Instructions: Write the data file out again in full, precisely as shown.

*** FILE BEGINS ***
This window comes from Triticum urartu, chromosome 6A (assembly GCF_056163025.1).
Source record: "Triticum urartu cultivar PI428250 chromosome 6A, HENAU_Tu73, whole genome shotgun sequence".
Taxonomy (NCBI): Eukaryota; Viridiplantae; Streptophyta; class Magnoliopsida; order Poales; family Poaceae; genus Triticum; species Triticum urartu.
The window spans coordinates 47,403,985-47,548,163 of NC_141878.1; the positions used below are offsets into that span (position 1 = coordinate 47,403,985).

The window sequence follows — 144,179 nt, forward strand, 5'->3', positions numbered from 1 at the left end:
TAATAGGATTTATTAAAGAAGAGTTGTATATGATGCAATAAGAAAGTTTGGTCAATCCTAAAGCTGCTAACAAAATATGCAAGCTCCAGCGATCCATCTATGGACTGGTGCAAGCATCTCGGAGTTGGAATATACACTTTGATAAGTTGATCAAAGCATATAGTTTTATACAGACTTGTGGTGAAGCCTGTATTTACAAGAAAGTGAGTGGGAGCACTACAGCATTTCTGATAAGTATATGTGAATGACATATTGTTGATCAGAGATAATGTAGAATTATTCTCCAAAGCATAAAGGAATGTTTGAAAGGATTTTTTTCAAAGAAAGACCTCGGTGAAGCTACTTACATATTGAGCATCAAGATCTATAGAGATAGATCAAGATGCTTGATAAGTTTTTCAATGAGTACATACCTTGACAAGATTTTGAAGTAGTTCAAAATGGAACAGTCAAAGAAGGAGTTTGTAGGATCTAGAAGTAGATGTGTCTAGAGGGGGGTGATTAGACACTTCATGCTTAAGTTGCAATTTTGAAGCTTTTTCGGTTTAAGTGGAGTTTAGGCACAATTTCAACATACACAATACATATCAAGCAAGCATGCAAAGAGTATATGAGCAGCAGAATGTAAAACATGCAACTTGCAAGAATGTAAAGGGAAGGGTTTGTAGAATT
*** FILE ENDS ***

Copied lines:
This window comes from Triticum urartu, chromosome 6A (assembly GCF_056163025.1).
Source record: "Triticum urartu cultivar PI428250 chromosome 6A, HENAU_Tu73, whole genome shotgun sequence".
Taxonomy (NCBI): Eukaryota; Viridiplantae; Streptophyta; class Magnoliopsida; order Poales; family Poaceae; genus Triticum; species Triticum urartu.
The window spans coordinates 47,403,985-47,548,163 of NC_141878.1; the positions used below are offsets into that span (position 1 = coordinate 47,403,985).

The window sequence follows — 144,179 nt, forward strand, 5'->3', positions numbered from 1 at the left end:
TAATAGGATTTATTAAAGAAGAGTTGTATATGATGCAATAAGAAAGTTTGGTCAATCCTAAAGCTGCTAACAAAATATGCAAGCTCCAGCGATCCATCTATGGACTGGTGCAAGCATCTCGGAGTTGGAATATACACTTTGATAAGTTGATCAAAGCATATAGTTTTATACAGACTTGTGGTGAAGCCTGTATTTACAAGAAAGTGAGTGGGAGCACTACAGCATTTCTGATAAGTATATGTGAATGACATATTGTTGATCAGAGATAATGTAGAATTATTCTCCAAAGCATAAAGGAATGTTTGAAAGGATTTTTTTCAAAGAAAGACCTCGGTGAAGCTACTTACATATTGAGCATCAAGATCTATAGAGATAGATCAAGATGCTTGATAAGTTTTTCAATGAGTACATACCTTGACAAGATTTTGAAGTAGTTCAAAATGGAACAGTCAAAGAAGGAGTTTGTAGGATCTAGAAGTAGATGTGTCTAGAGGGGGGTGATTAGACACTTCATGCTTAAGTTGCAATTTTGAAGCTTTTTCGGTTTAAGTGGAGTTTAGGCACAATTTCAACATACACAATACATATCAAGCAAGCATGCAAAGAGTATATGAGCAGCAGAATGTAAAACATGCAACTTGCAAGAATGTAAAGGGAAGGGTTTGTAGAATT